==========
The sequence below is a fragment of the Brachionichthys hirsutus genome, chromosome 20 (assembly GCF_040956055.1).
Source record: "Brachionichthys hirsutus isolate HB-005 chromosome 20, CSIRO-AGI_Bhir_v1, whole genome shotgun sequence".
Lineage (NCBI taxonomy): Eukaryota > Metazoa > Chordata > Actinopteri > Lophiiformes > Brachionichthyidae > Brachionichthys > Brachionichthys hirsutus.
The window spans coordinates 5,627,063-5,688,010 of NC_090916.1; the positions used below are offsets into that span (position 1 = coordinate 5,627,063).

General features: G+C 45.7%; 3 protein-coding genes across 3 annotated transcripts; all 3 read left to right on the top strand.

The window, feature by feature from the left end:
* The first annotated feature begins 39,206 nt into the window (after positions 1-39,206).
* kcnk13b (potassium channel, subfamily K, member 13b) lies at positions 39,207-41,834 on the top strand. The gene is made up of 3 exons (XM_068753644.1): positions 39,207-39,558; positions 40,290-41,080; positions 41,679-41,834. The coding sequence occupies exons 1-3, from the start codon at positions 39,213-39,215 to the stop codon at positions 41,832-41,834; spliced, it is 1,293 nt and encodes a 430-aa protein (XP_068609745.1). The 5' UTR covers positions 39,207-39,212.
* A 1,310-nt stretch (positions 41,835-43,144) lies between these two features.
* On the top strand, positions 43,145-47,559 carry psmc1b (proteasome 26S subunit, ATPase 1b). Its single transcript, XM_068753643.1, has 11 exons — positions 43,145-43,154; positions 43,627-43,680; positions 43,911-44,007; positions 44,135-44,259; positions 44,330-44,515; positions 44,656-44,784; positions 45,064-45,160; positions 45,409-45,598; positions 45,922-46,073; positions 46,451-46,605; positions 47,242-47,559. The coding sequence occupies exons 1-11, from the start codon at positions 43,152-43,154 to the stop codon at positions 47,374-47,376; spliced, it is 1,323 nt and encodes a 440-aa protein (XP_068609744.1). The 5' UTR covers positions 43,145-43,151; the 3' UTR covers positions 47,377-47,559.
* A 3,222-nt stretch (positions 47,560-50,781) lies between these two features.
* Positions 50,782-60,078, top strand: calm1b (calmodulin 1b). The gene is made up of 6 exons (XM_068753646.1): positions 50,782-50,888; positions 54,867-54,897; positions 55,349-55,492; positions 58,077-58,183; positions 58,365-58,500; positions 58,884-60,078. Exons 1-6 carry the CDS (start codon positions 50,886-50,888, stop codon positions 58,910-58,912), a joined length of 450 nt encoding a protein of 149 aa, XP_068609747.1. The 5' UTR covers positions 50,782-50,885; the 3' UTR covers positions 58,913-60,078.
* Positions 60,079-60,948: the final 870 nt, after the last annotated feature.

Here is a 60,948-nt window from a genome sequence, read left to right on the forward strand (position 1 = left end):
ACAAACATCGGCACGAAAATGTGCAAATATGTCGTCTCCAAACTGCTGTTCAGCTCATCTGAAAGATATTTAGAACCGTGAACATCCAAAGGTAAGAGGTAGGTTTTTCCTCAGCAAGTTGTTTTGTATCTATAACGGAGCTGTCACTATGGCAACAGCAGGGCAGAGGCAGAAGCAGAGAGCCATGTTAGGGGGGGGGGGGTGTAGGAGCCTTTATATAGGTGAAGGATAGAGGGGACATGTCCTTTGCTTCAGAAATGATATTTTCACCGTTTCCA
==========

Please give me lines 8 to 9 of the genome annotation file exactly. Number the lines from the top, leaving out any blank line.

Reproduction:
* kcnk13b (potassium channel, subfamily K, member 13b) lies at positions 39,207-41,834 on the top strand. The gene is made up of 3 exons (XM_068753644.1): positions 39,207-39,558; positions 40,290-41,080; positions 41,679-41,834. The coding sequence occupies exons 1-3, from the start codon at positions 39,213-39,215 to the stop codon at positions 41,832-41,834; spliced, it is 1,293 nt and encodes a 430-aa protein (XP_068609745.1). The 5' UTR covers positions 39,207-39,212.
* A 1,310-nt stretch (positions 41,835-43,144) lies between these two features.